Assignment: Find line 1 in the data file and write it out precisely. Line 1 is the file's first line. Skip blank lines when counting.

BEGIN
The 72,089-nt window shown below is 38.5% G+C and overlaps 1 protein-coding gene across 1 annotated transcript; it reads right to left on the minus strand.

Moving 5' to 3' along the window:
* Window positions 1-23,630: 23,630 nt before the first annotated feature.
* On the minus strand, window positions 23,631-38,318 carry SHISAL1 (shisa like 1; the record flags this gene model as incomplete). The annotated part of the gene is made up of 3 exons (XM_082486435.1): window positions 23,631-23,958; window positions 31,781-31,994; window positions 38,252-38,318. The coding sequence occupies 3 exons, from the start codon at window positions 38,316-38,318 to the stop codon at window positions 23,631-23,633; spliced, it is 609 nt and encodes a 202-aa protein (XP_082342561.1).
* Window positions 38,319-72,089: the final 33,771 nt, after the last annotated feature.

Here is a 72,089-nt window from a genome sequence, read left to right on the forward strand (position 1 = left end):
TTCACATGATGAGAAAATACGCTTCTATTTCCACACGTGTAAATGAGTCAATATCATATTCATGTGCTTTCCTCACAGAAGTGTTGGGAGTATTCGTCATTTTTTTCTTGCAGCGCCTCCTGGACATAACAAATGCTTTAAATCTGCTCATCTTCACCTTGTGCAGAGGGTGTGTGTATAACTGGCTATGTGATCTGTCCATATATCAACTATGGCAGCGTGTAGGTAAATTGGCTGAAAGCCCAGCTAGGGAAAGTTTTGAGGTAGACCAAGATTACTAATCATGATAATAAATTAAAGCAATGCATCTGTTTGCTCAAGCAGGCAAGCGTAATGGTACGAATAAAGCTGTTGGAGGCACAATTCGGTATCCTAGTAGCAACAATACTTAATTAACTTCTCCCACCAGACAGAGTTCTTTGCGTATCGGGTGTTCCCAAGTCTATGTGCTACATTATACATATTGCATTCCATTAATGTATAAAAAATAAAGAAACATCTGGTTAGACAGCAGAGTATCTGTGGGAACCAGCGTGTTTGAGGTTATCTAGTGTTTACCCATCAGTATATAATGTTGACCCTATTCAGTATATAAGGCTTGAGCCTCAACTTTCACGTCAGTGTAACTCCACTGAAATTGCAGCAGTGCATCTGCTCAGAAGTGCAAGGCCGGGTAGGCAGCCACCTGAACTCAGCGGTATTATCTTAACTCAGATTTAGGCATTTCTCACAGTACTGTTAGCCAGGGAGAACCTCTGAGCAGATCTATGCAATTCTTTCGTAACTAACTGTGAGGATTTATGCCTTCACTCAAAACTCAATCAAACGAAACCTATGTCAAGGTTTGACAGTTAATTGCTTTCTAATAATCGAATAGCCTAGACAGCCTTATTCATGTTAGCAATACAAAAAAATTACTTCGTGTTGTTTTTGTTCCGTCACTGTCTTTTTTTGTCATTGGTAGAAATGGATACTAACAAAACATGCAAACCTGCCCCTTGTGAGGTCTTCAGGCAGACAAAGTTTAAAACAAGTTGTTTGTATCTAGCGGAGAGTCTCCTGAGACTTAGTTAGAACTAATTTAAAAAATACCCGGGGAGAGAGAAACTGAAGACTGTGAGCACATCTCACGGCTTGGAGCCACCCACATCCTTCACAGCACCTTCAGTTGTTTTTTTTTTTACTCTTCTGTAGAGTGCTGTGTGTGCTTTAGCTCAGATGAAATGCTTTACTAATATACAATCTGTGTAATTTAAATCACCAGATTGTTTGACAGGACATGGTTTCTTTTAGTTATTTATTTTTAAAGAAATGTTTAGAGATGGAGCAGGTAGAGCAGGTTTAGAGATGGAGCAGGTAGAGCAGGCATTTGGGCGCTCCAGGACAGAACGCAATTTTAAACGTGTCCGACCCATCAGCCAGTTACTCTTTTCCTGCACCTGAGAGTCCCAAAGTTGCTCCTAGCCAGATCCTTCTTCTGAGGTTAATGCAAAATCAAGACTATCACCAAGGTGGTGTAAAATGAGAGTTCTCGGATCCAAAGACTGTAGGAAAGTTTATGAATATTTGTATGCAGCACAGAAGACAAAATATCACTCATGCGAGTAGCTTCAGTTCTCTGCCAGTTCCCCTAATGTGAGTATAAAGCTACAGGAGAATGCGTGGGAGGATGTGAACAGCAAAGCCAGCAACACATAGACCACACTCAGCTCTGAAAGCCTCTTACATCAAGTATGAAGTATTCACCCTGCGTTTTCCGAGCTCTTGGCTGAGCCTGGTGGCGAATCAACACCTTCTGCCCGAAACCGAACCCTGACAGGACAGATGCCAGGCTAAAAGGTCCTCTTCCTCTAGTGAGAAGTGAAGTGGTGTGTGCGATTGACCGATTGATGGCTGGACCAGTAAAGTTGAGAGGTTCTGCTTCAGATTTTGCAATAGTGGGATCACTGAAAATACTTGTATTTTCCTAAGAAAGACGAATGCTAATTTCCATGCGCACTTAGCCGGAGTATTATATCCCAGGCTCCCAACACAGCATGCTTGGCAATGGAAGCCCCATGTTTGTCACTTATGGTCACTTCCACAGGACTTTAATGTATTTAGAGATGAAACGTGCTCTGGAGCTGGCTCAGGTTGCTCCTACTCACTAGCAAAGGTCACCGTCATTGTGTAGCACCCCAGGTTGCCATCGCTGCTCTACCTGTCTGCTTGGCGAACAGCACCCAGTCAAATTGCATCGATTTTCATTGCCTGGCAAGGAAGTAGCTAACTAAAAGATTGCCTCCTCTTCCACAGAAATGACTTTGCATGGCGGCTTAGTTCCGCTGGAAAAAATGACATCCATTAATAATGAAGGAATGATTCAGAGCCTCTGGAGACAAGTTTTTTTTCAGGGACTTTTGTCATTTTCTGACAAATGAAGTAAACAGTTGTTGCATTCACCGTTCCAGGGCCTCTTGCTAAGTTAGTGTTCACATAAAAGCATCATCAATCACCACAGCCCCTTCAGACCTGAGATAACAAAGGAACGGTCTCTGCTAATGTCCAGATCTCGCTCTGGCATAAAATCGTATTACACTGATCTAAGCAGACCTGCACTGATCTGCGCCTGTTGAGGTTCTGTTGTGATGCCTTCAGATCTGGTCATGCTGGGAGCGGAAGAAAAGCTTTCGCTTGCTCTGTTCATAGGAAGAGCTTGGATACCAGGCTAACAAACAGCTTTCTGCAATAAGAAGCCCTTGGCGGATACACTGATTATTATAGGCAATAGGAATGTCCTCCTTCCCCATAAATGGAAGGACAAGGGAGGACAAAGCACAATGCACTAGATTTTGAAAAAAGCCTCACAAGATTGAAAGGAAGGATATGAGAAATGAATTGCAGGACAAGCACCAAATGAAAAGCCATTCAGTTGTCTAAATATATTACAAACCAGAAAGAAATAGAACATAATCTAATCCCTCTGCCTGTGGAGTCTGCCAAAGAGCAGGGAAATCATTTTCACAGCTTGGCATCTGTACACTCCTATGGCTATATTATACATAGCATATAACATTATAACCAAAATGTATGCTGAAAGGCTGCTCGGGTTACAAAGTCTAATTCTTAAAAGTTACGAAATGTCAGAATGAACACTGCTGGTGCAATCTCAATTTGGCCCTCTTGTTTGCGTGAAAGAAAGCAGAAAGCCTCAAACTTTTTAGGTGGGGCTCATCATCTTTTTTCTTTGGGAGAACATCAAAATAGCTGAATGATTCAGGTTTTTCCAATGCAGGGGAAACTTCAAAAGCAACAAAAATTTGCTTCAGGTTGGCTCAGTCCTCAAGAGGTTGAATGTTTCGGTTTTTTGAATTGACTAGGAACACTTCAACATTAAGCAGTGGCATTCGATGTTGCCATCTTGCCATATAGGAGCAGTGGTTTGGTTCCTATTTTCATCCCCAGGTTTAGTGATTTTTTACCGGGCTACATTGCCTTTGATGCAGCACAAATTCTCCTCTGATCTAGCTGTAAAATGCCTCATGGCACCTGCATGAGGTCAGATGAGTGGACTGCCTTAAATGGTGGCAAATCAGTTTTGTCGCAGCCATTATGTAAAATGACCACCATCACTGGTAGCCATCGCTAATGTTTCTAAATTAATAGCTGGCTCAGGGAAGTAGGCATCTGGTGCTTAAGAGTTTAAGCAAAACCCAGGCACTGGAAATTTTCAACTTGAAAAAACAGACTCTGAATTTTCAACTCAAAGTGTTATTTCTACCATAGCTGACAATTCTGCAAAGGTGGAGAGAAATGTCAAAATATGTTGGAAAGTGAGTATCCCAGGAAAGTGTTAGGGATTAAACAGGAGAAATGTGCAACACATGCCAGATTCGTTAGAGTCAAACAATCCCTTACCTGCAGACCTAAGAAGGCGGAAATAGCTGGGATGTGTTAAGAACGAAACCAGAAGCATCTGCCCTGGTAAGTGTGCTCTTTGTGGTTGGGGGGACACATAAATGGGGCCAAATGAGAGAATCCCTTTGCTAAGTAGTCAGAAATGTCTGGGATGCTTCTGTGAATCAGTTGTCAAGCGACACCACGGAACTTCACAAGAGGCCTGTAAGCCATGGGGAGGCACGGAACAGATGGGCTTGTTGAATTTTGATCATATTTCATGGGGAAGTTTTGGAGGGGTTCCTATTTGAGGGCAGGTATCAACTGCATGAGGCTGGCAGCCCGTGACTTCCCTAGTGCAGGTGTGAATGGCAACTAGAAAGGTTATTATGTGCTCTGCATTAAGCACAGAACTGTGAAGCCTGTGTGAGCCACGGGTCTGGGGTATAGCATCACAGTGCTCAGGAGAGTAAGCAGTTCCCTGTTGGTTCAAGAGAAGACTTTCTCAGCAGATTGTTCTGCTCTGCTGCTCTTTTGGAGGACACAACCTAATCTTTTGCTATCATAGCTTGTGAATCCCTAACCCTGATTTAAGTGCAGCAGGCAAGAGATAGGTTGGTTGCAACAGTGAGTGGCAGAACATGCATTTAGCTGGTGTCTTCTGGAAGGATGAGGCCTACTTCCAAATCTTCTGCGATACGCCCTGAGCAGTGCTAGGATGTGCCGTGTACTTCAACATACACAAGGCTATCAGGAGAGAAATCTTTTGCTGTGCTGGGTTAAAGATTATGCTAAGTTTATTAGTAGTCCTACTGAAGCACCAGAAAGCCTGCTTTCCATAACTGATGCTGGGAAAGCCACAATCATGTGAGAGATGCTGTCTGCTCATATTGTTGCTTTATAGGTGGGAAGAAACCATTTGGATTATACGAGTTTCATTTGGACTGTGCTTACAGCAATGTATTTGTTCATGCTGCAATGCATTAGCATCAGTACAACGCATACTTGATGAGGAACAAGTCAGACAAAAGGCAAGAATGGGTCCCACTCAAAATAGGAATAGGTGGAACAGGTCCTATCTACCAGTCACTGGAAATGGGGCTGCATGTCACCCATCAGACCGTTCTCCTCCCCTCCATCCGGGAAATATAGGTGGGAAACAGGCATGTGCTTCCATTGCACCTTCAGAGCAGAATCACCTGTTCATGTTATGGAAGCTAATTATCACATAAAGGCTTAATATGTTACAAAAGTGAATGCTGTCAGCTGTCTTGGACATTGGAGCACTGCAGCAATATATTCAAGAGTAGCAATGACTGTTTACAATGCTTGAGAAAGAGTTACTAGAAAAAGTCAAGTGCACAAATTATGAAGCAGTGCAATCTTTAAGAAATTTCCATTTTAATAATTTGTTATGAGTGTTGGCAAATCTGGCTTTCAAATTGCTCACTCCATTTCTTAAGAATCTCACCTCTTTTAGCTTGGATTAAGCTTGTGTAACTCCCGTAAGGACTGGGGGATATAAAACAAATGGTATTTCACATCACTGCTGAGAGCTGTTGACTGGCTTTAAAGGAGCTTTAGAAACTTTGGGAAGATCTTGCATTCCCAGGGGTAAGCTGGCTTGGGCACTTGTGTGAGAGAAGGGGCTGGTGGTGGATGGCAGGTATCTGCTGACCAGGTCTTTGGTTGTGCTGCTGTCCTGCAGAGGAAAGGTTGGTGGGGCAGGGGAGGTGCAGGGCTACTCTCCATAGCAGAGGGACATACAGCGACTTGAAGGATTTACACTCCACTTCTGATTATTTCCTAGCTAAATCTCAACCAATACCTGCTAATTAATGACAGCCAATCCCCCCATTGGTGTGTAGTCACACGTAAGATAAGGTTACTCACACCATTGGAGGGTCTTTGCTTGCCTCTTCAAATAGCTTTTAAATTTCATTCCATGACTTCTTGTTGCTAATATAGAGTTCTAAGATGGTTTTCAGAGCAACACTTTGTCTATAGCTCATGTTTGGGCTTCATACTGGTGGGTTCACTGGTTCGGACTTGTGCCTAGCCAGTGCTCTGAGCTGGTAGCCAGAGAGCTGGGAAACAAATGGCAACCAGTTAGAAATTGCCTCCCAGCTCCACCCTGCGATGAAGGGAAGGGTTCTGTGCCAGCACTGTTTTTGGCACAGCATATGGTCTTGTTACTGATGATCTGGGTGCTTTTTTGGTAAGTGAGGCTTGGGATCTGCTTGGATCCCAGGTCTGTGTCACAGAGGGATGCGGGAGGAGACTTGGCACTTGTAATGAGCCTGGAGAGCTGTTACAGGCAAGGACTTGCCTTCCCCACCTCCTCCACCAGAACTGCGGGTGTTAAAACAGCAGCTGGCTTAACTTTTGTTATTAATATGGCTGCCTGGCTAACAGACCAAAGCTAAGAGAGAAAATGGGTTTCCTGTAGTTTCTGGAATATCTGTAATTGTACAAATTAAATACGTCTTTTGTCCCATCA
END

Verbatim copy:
The 72,089-nt window shown below is 38.5% G+C and overlaps 1 protein-coding gene across 1 annotated transcript; it reads right to left on the minus strand.